What's Right With The Jets
Like the Jets' time of possession in their season finale, I'm going to keep this short. A lot of interesting things happened around the NFL today, including a Jets game where they took the Bills to their limit through most of a game before the talent disparity between the two teams finally became too much for them in the final ten minutes. This is a far cry from what happened two months ago when the Bills hung 45 points on the team to cap off a four game stretch where the defense surrendered 175 points and the Mike White-led offense turned the ball over like it was its job.
Sure, it was still a three-score loss at the end of the day, like how the other loss to the Bills was by four scores, but it's not really reflective of the quality of the competition; the score should have been much worse for the Jets, and maybe they were only spared the humiliation of such a stinging defeat because of the weather in Buffalo. The bottom line, however, is that this game was close because the Jets defense- which we all generally agree has been the main culprit of our suffering this season- tightened up and stood up to the Bills staunch attack in a way no one could have predicted they would.
I'm going to level with you; I didn't watch most of this game. I was far more interested in the conclusion of the Steelers-Ravens overtime matchup that the Jets broadcast interrupted maybe five minutes prior to the Steelers victory, and the Rams-49ers game on the other channel was far more enticing when the majority of the first half of our game looked like it was played underwater. I can't provide my own assessment of the game based on what I saw (I witnessed all first half scores while flipping between channels, but not much of the second half), but I can examine the box score and the stats to form my thesis. I'm generally aware of the problems the Jets had in this game, and the chief problem is spelled O-F-F-E-N-S-E in capital letters.
It's always difficult to get anything going when you're down three starting OLM, your four top WRs (one of them being your best return man) and three of your four primary TEs. It's even more difficult when you're playing against a strong defense in the Bills, a team that also features a formidable offense that will likely put you behind early and force you to play catch-up. I get all that, but the fact that the Jets only 53 yards of offense in a regular season game is ridiculously bad.
That is a franchise low, worse than anything Gase ran in his two seasons at the helm. The Jets also had only 4 first downs all game, meaning that they were averaging only one first down and 13.3 yards per quarter. What makes this even worse- and it's already comfortably bad enough- is that the Dolphins-turned-Bills punter Matt Haack a stupidly low 33.9 average yardage on his 7 punts, so the Jets often had great field position even without their Pro Bowl alternate return man fielding the punts and did nothing with them (worst among them, they began a drive at the Bills 22 and lost 10 yards on the drive) to kick a field goal.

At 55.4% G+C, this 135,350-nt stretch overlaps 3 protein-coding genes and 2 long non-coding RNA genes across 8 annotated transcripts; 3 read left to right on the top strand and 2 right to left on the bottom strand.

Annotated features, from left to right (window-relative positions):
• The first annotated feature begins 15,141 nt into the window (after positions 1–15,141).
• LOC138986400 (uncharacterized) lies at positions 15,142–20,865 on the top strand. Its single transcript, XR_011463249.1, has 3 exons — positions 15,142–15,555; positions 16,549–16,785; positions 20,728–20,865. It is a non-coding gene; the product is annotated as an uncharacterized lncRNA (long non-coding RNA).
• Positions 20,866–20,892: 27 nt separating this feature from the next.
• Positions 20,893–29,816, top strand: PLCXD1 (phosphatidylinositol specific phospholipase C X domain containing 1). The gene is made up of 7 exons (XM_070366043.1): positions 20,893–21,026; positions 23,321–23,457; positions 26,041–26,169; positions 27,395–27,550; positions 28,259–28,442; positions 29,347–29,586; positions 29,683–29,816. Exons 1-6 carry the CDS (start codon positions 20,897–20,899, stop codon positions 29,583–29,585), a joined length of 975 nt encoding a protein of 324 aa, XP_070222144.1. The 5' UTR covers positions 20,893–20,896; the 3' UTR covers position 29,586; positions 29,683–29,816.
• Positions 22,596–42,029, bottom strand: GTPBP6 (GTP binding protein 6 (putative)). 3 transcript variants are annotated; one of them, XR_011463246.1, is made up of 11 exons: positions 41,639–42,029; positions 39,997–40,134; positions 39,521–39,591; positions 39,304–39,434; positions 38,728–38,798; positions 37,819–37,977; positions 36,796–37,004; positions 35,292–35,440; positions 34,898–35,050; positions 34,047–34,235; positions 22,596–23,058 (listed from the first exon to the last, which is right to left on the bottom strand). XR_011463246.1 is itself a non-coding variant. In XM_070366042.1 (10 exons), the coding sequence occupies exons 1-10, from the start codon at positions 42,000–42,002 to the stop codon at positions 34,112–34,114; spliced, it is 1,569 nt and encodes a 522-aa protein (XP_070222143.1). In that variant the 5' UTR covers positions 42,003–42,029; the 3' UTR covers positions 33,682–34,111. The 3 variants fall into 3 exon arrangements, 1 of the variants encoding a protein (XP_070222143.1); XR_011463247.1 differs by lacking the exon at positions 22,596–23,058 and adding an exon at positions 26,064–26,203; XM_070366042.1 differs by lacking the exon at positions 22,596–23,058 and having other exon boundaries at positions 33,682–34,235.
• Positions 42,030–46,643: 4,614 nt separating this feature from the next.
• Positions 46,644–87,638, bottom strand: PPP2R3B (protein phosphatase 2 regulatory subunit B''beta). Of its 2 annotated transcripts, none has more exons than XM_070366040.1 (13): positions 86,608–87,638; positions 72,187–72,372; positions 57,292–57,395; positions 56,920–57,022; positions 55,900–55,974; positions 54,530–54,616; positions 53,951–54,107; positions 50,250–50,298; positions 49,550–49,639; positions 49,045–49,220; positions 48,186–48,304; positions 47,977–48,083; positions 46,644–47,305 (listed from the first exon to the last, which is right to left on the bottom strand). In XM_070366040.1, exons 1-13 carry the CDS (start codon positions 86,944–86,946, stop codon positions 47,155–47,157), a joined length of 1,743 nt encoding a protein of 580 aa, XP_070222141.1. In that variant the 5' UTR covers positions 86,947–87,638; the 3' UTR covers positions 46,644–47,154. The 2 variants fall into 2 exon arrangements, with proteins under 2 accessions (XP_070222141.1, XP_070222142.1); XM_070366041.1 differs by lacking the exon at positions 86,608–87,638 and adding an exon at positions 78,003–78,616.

Yes, the OL was bad, causing Zach Wilson to be sacked 8 times among his 19 QB hits. Still, though, he has to share some of the blame for the offensive woes the Jets suffered today; when you're getting beat up early on, I don't understand how you can possibly stand still in the pocket with no awareness of your blindside, especially when your 4th LT Conor McDermott is the one who has repeatedly gotten you hit over the final month of the season. He also took at least one completely needless sack by running out of bounds (which was that previously-mentioned 10-yard loss on that field goal drive) when he could have and should have thrown the ball away.
And, yes, Wilson played rather poorly in this game by the numbers (7 of 20, 87 passing yards gained versus 79 yards lost on sacks for 8 net passing yards, 1 TD and a 66.0 RTG), but I know that he was hampered by drops as well, with TE Tyler Kroft- the former Bill who must have thought he could help out his old team- having two on his lonesome. He didn't turn the ball over in this game and has now gone 5 games and 156 passes since his last interception against the Eagles, but if this level of play was what the Jets wanted, they could have just as well traded for Jimmy Garoppolo in the 2021 offseason.
I don't blame Zach Wilson for these struggles. I doubt Russell Wilson could have done much more with what the Jets offensive unit ran out there against the Bills. In knowing that there was very little more our rookie QB could have done in this game, I do have to lament the loss of the good feeling that was present with Wilson playing the best (consistent) football of his career in the previous three games against the Dolphins, Jaguars and Buccaneers. Hopes were high that even if the Jets couldn't win (or even be competitive due to the mess that is their defense), Wilson would at least make the sort of plays that reinforce why the Jets took him second overall last year. Even with that touchdown strike to Keelan Cole in the first half, though, it still feels like he didn't show much in this game that we couldn't have gotten from Garoppolo.
So why did I title this post the way I did, other than the juxtaposition of it with my first post on this forum? Well, that is the only reason, honestly, but there are some things that are right with the Jets. The defense definitely played above its weight in this one, hanging around with the AFC East winners for 3.5 quarters before they were finally beaten back. Sure, the Jets have now lost 12 consecutive division games and 16 of their last 18 games, but it's what this loss demonstrated that is what has me feeling content. The talent gap between the two teams may have been wide, but that wasn't enough to make it out of reach. For the second consecutive week, the Jets were competitive against two expected contenders in games they had no right to even play in. Ignore the fact that the Bills covered the spread (which I actually bet on them to do, so at least I got the good bet for my troubles); if the Jets weren't missing even half of their injured component, the might have been able to win this game.